An unexpected book arrived in the mail the other day. A gift from my friend’s at Wisdom Publications. Zen Master Raven: The Teachings of a Wise Old Bird. by Zen Master human form, Robert Aitken. Here the koans are told by and to animals of the forest: raven, porcupine, owl, woodpecker, badger, black bear, and […]
I heard the words in the title to this post uttered by Anne Lamott as she was interviewed for OnPoint. She has a new book: Stitches: A Handbook on Meaning, Hope, and Repair.
She begins, “One rarely knows where to begin the search for meaning, though by necessity, we can only start where we are.” An invitation to mindfulness, to be sure.
What if you wake up at sixty and realize you that you forgot to wake up and now your hair is falling out?
The search for meaning is as old as humanity. It showed up on the cave paintings and it can be found in everything we do as humans. The Buddha pointed out that some of our constructions are good and some not so good. That it would behoove us to endeavor towards good construction in body, speech, and mind.
What caught my attention in listening to Lamott on the radio was her insistence to turn towards grief and not away from it. She noted that our culture is phobic around pain, grief, and loss. I agree. We are clueless.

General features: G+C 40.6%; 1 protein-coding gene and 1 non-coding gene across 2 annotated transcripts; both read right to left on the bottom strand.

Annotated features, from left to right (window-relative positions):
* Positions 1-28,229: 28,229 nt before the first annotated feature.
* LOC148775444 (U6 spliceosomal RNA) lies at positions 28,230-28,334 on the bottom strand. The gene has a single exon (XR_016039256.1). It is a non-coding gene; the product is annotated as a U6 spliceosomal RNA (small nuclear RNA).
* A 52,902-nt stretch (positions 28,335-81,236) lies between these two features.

I picked up this book knowing that there would be a fair share of god and religion. There was. Not offensively so, but enough to create a distance for me, mostly in the earlier part of the manuscript. She gave the caveat that she is not talking about any god in particular but of love, and I am alway suspect when authors do this (Julia Cameron does something very similar in The Artist’s Way; not surprisingly, both of these writers are in recovery). The caveat is usually preceded with a barrage of god this and god that. I could have done without the story of teaching Sunday school. To each her own, I will grant. After that, the god talk diminished.
Still there is much wisdom here. Principally the necessity to turn towards the pain in our lives instead of away. She tells stories. They are unassuming yet steer you in profound directions. At times, I found myself wondering where she was going and why I was reading this seemingly self-indulgent yarn. Admittedly, she tells a good story and her life is interesting enough. Yet, she was leading up to something. An “aha” at the end of the story.
The book is a reflection on finding grace and connection in the misfortunes of life. It teaches how “maturity is the ability to live with unresolved problems.” You can read it’s 96 pages in a sitting, if you are so inclined. .